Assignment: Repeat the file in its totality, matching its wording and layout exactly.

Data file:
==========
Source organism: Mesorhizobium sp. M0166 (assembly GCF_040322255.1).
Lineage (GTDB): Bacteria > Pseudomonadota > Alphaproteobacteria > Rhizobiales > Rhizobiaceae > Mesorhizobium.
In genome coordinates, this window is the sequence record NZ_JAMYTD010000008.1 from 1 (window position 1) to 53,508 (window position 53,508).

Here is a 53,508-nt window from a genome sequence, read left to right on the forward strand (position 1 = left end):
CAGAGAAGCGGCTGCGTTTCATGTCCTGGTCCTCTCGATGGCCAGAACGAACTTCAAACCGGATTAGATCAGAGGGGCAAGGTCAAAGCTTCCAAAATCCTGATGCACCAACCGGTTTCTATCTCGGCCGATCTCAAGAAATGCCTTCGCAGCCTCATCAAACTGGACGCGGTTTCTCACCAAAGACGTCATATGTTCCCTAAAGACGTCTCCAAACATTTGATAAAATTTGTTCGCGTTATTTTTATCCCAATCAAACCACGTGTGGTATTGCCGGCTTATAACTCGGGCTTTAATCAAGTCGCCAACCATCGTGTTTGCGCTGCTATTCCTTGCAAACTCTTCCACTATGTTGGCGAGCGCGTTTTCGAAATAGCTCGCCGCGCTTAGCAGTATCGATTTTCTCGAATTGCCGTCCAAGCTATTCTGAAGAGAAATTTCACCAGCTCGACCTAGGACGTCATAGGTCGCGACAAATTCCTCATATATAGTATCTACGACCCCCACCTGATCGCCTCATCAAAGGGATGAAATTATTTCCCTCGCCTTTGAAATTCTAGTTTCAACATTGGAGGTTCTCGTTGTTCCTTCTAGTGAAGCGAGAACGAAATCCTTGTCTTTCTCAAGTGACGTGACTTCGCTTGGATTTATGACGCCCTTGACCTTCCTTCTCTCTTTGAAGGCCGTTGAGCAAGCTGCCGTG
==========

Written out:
Source organism: Mesorhizobium sp. M0166 (assembly GCF_040322255.1).
Lineage (GTDB): Bacteria > Pseudomonadota > Alphaproteobacteria > Rhizobiales > Rhizobiaceae > Mesorhizobium.
In genome coordinates, this window is the sequence record NZ_JAMYTD010000008.1 from 1 (window position 1) to 53,508 (window position 53,508).

Here is a 53,508-nt window from a genome sequence, read left to right on the forward strand (position 1 = left end):
CAGAGAAGCGGCTGCGTTTCATGTCCTGGTCCTCTCGATGGCCAGAACGAACTTCAAACCGGATTAGATCAGAGGGGCAAGGTCAAAGCTTCCAAAATCCTGATGCACCAACCGGTTTCTATCTCGGCCGATCTCAAGAAATGCCTTCGCAGCCTCATCAAACTGGACGCGGTTTCTCACCAAAGACGTCATATGTTCCCTAAAGACGTCTCCAAACATTTGATAAAATTTGTTCGCGTTATTTTTATCCCAATCAAACCACGTGTGGTATTGCCGGCTTATAACTCGGGCTTTAATCAAGTCGCCAACCATCGTGTTTGCGCTGCTATTCCTTGCAAACTCTTCCACTATGTTGGCGAGCGCGTTTTCGAAATAGCTCGCCGCGCTTAGCAGTATCGATTTTCTCGAATTGCCGTCCAAGCTATTCTGAAGAGAAATTTCACCAGCTCGACCTAGGACGTCATAGGTCGCGACAAATTCCTCATATATAGTATCTACGACCCCCACCTGATCGCCTCATCAAAGGGATGAAATTATTTCCCTCGCCTTTGAAATTCTAGTTTCAACATTGGAGGTTCTCGTTGTTCCTTCTAGTGAAGCGAGAACGAAATCCTTGTCTTTCTCAAGTGACGTGACTTCGCTTGGATTTATGACGCCCTTGACCTTCCTTCTCTCTTTGAAGGCCGTTGAGCAAGCTGCCGTG